Although swimwear doesn’t seem to have as many parts as other types of clothing it has certain specifics that are different. Swimwear and activewear fabrics are mostly made of a special type of fabric which is stretchy and doesn’t absorb water, usually it is nylon that has a significant amount of Lycra or spandex. Please note that womens swimsuits often have bra cups, if your style has those don’t forget to add those to your Costing Sheet.
Costing sheets for handbags and other accessories are slightly different from the clothing ones, they also require different types of machines to manufacture them. The leather used to make a handbag is often heavier than for the clothing, lining is more durable and the hardware is specific to this type of product. It may include sliders, metal rivets, internal wire frames to make a specific form, rings, metal labels, locks, screws, chains, clips or snap closures.
The main difference of the sportswear from the casual clothing is the type of fabric you use. Make sure it has a lot of stretch to it to allow easy moving. The thread is different too. Most sports tops include the bra cups for comfortable fit. If you are planning to add lining make sure to add its cost to your table.
In Techpacker you can calculate the total price per piece as well as the total price for the whole order. In our Costing Sheet for the leggings we calculate the total cost of one pair.
Usually lingerie consists of many little details like elastics, underwires, hooks & eyes, knit interfacing, ribbons and lace for decorations, hardware for adjusting straps and stretchy main fabric. Your final cost will depend on how many parts you are including, so make sure to add the correct quantity and final cost for each one.
The Costing Table for the kids clothing will be very similar to the grown ups clothing. However, some brands would stand out by creating a high quality kids product by for example, making it with flame resistant fabric or using snaps over buttons to decrease the risk of swallowing.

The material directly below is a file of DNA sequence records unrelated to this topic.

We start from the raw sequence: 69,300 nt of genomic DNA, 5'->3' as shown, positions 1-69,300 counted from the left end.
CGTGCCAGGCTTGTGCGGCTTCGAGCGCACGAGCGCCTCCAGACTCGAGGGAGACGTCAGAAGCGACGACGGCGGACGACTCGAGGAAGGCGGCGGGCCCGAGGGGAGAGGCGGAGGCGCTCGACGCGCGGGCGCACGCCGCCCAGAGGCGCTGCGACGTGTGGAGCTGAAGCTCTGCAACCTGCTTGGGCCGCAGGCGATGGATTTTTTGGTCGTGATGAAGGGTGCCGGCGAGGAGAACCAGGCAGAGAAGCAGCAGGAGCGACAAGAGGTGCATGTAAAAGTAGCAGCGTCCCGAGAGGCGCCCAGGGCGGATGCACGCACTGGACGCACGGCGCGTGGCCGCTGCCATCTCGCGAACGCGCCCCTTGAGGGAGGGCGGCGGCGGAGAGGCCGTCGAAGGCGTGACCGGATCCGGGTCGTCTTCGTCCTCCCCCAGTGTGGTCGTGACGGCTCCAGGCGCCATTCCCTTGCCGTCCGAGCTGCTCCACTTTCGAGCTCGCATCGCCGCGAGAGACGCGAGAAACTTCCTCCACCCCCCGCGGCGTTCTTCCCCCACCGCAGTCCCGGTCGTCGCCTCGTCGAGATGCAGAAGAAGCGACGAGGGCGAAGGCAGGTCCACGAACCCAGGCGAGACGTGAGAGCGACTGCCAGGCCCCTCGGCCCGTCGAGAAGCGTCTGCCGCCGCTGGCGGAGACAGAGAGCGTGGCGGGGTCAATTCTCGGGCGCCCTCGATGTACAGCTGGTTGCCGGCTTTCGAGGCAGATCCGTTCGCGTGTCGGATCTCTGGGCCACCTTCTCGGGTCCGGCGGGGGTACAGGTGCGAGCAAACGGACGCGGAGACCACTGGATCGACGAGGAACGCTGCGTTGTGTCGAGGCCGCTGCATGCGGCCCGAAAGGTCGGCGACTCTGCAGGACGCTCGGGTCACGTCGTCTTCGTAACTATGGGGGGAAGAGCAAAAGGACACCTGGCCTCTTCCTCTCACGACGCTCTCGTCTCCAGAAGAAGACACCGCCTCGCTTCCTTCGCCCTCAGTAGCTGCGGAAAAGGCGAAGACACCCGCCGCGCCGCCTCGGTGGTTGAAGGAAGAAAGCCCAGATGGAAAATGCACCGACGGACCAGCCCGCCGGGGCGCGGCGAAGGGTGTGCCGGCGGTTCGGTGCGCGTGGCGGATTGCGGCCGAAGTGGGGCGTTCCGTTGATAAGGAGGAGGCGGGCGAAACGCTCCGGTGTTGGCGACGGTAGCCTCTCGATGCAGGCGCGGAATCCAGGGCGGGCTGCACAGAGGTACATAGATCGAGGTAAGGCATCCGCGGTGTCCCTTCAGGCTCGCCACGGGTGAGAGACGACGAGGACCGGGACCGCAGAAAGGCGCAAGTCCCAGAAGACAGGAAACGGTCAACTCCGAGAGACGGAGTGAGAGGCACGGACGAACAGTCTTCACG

Dreaming of creating your own bedding? No problem! Include the type and cost of the main fabric (the most common for bedding are cotton, linen or silk), lining (optional) and the closures like zippers or buttons. And don’t forget the labels and packaging.
How to create costing sheets on Techpacker
Advantages of using Techpacker for creating costing sheets
- QUICK: Techpacker simplifies the process of Costing by providing the templates to calculate your materials cost. At the same time you still have the opportunity to create a custom table.
- SMART: Techpacker’s template extracts the names of your existing Materials info in the BOM table and lists them all in this table along with formula presets to calculate costing. This will save you from painstakingly assembling tables from scratch on Excel and shuffling between spreadsheets.
- COLLABORATIVE: In Techpacker you can always make edits and keep your entire team up to date with real-time information.
- EFFICIENT: In Techpacker you can share Costing Sheets with vendors and brands and generate multiple PDF versions right from the platform. This makes it super easy to compare and analyze and make the necessary adjustments before sending to production.
Step by step tutorial
On Techpacker, all style related are information like sketches, material, measurements etc.. are added together in a single-view called Techpack board.
Step 1: On your Techpack board, list all your materials inside and don’t forget to name them. Learn more on how to track your costs through Bill of Materials here.
Step 2: Add a new section at the bottom of your techpack board and select Costing template.
Step 3: A costing table will be created with all your product materials listed automatically description column. Simply enter your Consumptions units and Cost per unit. The formulas are pre-set so the total will be automatically calculated for you.
Step 6: Enter your Consumptions units and Cost per unit. The Total will be automatically calculated for you.
Check our full guide on how to create a Costing Table here.
Wondering what exactly goes into the cost of the garment and how to set the right price for your specific product? Check out -
Ready to create your costing sheet?